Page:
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2021 Release Wave 2Discover the latest updates and new features releasing from October 2021 through March 2022.
2021 release wave 2 plan
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Today Release Notes for 2022 Release Wave 1 were made available. In this post I will summarize my first impressions and focus will be on Power Apps and Power Automate, but there are also new features from other areas that I will highlight. Here are links to the Power Platform 2022 Release Wave 1 Plan and Dynamics 365 2022 Release Wave 1 Plan.
Some features presented have been announced earlier, either on some Microsoft event or on the Power Apps blog or both. Examples of such are custom code in Custom Connectors, licensing for ISV products, co-presence in Power Apps among users, i.e. users to see who else is working on the same Account for instance, and in-app notifications. Other features are new (at least to me but it might be the case that I just did not pay attention to it earlier).
This made me reflect a bit over what is the difference between features being announced on events and features being announced when the Release Plans are made available. As I see it the Release Plans are go-to documents when you want to look up dates. The Release Plans will tell you when to expect what features to become available for preview, i.e. when it is possible to start evaluating different features. It also tells you when features are expected to become General Available and hence are to be used safely in a Production environment.
Remember that Release Plans should be seen as living documents which will change and become updated over time. Dates can move, planned features can be taken out of the plan, new features will be added. That is why there is a chapter called CHANGE LOG. Remember to keep an eye on it! (Actually, I can’t find it but I assume there will be such a chapter soon).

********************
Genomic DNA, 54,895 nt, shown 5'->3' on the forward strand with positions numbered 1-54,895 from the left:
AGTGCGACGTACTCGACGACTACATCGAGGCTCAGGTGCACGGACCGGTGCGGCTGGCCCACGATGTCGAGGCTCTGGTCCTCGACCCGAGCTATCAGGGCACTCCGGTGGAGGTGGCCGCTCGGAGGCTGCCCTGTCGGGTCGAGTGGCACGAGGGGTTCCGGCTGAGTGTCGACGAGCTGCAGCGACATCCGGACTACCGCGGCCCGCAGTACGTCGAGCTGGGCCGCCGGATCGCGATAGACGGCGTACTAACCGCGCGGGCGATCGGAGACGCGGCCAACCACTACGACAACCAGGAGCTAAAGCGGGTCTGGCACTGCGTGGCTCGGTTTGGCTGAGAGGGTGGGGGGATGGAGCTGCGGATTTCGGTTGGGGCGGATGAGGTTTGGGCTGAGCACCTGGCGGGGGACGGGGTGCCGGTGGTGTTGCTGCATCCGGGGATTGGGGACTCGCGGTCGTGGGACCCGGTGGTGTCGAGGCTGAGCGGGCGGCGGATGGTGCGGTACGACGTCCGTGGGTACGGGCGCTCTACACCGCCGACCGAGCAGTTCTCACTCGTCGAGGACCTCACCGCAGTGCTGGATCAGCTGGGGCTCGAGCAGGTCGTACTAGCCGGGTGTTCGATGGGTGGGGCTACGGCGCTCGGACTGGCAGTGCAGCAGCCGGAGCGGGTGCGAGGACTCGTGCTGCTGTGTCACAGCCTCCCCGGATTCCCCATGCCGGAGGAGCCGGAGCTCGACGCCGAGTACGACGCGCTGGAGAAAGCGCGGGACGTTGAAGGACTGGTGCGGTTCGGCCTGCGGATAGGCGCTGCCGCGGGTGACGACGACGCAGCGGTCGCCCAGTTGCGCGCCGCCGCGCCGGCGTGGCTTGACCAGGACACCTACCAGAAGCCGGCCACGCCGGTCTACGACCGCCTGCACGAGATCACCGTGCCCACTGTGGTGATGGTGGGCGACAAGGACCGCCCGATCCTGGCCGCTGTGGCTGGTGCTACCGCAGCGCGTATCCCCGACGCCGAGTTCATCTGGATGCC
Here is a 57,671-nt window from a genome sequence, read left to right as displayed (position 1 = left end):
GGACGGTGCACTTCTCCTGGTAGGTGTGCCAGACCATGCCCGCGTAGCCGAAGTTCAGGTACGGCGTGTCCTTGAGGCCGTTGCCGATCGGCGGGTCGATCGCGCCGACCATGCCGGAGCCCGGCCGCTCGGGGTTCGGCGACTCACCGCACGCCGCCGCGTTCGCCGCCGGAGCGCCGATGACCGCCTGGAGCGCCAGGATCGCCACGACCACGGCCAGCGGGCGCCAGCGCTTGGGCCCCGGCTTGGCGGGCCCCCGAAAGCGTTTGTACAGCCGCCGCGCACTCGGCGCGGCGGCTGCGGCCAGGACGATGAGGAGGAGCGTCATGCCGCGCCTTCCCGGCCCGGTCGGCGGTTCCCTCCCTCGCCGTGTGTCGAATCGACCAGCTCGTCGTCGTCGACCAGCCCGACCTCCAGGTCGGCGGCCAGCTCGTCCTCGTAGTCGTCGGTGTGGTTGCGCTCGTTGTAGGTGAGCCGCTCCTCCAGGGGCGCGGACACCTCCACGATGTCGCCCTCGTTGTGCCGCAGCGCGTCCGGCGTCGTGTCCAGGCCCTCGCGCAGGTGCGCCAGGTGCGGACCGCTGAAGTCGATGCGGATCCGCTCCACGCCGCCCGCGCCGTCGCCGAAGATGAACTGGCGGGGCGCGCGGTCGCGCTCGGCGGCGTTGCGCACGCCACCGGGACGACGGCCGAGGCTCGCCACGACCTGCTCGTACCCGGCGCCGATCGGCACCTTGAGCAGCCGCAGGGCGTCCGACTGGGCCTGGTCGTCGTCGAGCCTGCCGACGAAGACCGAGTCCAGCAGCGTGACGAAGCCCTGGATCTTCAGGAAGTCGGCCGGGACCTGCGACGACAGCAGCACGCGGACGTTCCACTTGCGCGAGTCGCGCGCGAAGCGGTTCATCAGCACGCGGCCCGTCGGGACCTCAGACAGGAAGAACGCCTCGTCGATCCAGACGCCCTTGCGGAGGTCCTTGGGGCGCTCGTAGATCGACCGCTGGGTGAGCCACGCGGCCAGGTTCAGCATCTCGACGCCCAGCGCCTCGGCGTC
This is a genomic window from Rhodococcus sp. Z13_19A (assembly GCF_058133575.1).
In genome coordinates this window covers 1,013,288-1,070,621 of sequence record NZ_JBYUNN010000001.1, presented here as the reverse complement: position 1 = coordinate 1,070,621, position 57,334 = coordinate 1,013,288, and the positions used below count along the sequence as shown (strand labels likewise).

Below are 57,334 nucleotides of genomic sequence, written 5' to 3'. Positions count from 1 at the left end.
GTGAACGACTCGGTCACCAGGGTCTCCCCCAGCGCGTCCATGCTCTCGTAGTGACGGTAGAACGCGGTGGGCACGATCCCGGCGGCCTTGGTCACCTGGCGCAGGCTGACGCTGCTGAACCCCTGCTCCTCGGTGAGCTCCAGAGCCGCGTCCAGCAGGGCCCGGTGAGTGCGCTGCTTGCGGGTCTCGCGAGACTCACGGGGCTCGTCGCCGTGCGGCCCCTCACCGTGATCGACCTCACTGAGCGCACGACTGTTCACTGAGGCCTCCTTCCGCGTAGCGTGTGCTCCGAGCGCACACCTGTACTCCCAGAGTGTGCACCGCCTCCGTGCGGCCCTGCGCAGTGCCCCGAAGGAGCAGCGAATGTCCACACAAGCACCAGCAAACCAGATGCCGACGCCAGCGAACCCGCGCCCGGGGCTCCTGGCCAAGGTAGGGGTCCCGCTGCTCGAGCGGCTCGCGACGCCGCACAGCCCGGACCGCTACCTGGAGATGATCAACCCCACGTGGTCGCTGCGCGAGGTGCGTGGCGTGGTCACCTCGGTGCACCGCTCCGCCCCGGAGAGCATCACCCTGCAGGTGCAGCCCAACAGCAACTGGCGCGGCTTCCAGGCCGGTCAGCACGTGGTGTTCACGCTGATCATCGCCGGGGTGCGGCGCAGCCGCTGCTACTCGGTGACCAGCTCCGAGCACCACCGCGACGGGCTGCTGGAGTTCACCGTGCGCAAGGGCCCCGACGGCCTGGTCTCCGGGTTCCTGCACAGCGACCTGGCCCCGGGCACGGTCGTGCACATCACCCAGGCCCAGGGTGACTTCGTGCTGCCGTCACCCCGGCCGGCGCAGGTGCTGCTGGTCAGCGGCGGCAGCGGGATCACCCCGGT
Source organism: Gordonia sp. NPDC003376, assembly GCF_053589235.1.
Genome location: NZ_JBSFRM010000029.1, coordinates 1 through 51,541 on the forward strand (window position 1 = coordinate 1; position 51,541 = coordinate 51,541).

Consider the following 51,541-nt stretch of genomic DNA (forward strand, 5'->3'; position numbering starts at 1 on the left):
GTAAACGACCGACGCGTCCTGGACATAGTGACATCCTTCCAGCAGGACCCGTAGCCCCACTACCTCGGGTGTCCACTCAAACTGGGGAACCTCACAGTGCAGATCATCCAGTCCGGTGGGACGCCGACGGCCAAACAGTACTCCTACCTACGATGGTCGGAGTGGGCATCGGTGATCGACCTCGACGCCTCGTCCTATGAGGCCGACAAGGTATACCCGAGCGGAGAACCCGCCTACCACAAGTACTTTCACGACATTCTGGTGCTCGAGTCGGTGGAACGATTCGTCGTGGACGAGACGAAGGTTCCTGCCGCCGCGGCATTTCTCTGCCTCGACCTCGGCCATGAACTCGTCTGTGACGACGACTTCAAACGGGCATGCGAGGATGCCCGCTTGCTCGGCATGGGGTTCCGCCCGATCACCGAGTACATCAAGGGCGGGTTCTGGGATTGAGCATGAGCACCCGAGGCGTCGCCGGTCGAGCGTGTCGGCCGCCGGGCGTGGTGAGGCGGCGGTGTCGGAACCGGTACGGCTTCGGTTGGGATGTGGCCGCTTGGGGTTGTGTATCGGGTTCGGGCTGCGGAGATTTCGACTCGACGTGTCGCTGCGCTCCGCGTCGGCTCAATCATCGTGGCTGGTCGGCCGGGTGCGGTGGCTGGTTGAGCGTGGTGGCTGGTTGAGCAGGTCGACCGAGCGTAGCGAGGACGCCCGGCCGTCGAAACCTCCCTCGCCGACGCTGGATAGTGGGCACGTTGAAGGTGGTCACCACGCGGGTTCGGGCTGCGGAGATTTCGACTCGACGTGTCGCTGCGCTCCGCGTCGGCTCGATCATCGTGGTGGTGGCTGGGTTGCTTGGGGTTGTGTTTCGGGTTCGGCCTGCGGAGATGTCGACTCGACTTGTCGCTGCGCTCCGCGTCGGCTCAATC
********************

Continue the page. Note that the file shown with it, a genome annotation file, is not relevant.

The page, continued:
Reading through the Release Plans, what caught my attention the most was all the bits and pieces which overall together helps improve ALM, so let’s start with a few of those and I will come back to some later on as well. I have chosen to present new features in BOLD, hopefully you will find it helpful when reading.
Working with Power Automate cloud flows, connections and connection references has been a bit of a challenge and deployments have not always been the smoothest thing to manage. With this Release Wave we will see improvements to connections and connection references.
I usually have Maker Portal as an entrance to the Power Platform world, even if I am to work with cloud flows. The reason is because I most likely work with other components as well, e.g. Dataverse and apps are often a part of the solutions I work with. One thing that is presented in the Release Plan is a new “Home” experience for Power Automate. To me it looks like a perfect match to Maker Portal. I will most likely continue to enter the Power Platform world from Maker Portal, but for users who mostly automates this might be a good entrance!
Power Automate cloud flows related improvements include